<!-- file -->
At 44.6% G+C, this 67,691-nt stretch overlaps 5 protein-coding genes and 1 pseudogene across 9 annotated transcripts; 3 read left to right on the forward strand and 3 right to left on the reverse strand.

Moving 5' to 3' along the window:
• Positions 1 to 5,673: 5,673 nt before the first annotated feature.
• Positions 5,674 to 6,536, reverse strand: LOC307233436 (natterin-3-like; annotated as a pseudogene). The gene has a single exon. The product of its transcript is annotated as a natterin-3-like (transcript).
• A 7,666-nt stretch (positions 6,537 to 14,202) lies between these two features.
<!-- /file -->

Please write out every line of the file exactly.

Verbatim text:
At 44.6% G+C, this 67,691-nt stretch overlaps 5 protein-coding genes and 1 pseudogene across 9 annotated transcripts; 3 read left to right on the forward strand and 3 right to left on the reverse strand.

Moving 5' to 3' along the window:
• Positions 1 to 5,673: 5,673 nt before the first annotated feature.
• Positions 5,674 to 6,536, reverse strand: LOC307233436 (natterin-3-like; annotated as a pseudogene). The gene has a single exon. The product of its transcript is annotated as a natterin-3-like (transcript).
• A 7,666-nt stretch (positions 6,537 to 14,202) lies between these two features.